Opioids are often prescribed by doctors to help manage pain after surgery or an accident. They are very effective drugs that bind to receptors in the brain and central nervous system to block the transmission of pain signals. They are also very addictive, however, and a person’s craving for opioids doesn’t end just because the prescription runs out.
It’s easy to become physically and psychologically dependent on opioids, and people who become addicted to opioids often resort to drastic behavior to get more of them – forging prescriptions, going to see a different doctor to get a new prescription, obtaining pills from friends or family members, or purchasing illegal opioids from drug dealers.
Opioid addiction has become a major health crisis in the United States, where millions of people are dependent on these dangerous painkillers and more than 100 people die every day from opioid overdose. Besides the serious health implications, opioid addiction has a profound effect on individuals, their families and society as a whole.
Natural opioids are derived from the opium poppy plant, and they may also be manufactured synthetically in a laboratory. Along with blocking pain signals, they affect the part of the brain that experiences reward or pleasure, filling it with dopamine and sparking strong cravings and feelings of euphoria. They may also affect the respiratory and digestive systems.
Opioids are addictive in nature, so sustained use can easily lead to dependence or addiction. Long-term users also develop a tolerance to opioids, and when they stop using them even for a short period, they may experience physical and psychological withdrawal symptoms such as nausea, vomiting, dilated pupils, watery eyes, insomnia, abdominal cramping or tremors.
Other signs of an opioid addiction include:
The dangers of an opioid overdose increase as the addiction grows and the user develops a tolerance to the drug as they take larger doses more frequently to experience the same feelings. Signs that someone may be overdosing on opioids are shallow breathing, unresponsiveness, no pulse, vomiting, and constricted pupils.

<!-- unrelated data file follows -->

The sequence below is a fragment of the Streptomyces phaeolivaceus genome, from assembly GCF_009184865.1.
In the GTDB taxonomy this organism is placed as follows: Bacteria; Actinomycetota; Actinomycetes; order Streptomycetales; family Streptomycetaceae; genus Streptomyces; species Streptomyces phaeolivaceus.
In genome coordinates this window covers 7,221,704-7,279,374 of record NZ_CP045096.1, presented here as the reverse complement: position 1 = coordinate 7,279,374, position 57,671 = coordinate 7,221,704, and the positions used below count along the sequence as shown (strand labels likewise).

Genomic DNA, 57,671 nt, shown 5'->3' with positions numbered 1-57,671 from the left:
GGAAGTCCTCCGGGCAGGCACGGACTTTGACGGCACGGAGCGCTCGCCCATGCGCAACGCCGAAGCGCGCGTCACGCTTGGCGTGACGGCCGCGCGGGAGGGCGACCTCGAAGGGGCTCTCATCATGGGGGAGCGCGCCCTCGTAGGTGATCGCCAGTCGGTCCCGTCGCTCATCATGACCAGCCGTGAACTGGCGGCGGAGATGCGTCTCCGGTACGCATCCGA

People often use the terms opiates and opioids interchangeably, but there is a significant difference. Opiates are natural opioids that come from the opium alkaloid compounds found in poppy plants, including codeine, morphine and heroin. Opioids refers to all forms of opiates, both natural and synthetic, and includes those that can be manufactured in a lab, such as fentanyl, hydrocodone, oxycodone and methadone, among others.
Fentanyl, among the most dangerous opioids, is 100 times stronger than morphine. Often used by drug dealers to “spike” other drugs, it is primarily responsible for the rapid increase in opioid overdoses and deaths.
Other common types of opioids include:
We are a fully accredited drug rehab facility for opioid addiction, providing a full continuum of care. Our medical team at Harbor Village can assist you through the drug detox process, and our therapists and counselors devise a full rehab program with treatments and therapies that help you beat your addiction and achieve a successful, lasting recovery.
Medical detox normally takes about five to seven days for the majority of the symptoms to dissipate. During this process, we may administer buprenorphine or methadone, two prescription drugs that can help ease withdrawal symptoms and reduce cravings. Following detox, we employ holistic, evidence-based therapies that explore the roots of your substance abuse. Through cognitive-behavioral therapy, one of the more effective therapies for addiction treatment, we identify negative behaviors and show you how to replace them with healthy alternatives. We also teach you coping skills so that you have better outlets when faced with triggering situations.